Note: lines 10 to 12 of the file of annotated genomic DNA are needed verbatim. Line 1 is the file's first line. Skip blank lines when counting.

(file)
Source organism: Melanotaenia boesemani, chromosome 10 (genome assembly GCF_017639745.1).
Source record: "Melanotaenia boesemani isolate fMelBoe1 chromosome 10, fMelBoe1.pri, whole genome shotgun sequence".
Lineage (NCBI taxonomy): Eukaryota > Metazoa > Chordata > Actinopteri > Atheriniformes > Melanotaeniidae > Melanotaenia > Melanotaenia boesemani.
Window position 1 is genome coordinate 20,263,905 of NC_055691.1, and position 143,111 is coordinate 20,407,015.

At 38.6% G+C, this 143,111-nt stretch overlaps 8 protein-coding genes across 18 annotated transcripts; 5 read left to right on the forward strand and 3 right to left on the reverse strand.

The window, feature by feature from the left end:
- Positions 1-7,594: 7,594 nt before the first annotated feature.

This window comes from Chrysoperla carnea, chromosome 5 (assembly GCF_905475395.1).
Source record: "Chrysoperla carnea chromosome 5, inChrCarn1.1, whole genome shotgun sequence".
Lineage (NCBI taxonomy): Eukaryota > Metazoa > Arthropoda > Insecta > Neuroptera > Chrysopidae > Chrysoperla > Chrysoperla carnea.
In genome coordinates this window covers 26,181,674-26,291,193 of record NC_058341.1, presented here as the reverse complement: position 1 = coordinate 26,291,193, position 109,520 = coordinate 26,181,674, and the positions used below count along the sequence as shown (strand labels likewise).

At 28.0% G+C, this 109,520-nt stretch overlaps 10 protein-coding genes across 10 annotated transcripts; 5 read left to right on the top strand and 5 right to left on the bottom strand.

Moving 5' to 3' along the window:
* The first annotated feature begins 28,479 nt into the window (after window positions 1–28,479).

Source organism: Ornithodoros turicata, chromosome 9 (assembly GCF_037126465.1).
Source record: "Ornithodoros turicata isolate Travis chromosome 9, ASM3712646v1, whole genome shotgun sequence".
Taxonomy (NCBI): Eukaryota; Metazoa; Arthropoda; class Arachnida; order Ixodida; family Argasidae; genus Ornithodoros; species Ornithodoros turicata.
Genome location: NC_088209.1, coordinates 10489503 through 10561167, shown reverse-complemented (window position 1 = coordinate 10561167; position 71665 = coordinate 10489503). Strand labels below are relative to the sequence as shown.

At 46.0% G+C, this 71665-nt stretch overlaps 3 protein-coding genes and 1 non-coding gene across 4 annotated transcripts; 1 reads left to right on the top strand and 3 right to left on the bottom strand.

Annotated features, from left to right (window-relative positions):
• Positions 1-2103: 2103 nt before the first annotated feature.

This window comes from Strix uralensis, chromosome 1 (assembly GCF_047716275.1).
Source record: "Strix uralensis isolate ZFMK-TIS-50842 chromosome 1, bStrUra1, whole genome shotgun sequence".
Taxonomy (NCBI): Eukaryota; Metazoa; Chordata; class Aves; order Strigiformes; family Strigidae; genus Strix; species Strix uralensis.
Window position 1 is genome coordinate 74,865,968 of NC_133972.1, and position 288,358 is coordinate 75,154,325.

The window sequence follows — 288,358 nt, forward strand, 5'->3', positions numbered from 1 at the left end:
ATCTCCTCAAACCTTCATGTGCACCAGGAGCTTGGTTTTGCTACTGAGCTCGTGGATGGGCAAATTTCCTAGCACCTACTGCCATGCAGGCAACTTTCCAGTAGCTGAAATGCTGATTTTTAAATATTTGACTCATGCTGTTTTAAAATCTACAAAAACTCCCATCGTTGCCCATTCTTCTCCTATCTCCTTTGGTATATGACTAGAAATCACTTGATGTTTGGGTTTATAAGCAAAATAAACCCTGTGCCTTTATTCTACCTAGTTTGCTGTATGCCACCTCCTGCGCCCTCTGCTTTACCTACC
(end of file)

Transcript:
Lineage (NCBI taxonomy): Eukaryota > Metazoa > Arthropoda > Insecta > Neuroptera > Chrysopidae > Chrysoperla > Chrysoperla carnea.
In genome coordinates this window covers 26,181,674-26,291,193 of record NC_058341.1, presented here as the reverse complement: position 1 = coordinate 26,291,193, position 109,520 = coordinate 26,181,674, and the positions used below count along the sequence as shown (strand labels likewise).

At 28.0% G+C, this 109,520-nt stretch overlaps 10 protein-coding genes across 10 annotated transcripts; 5 read left to right on the top strand and 5 right to left on the bottom strand.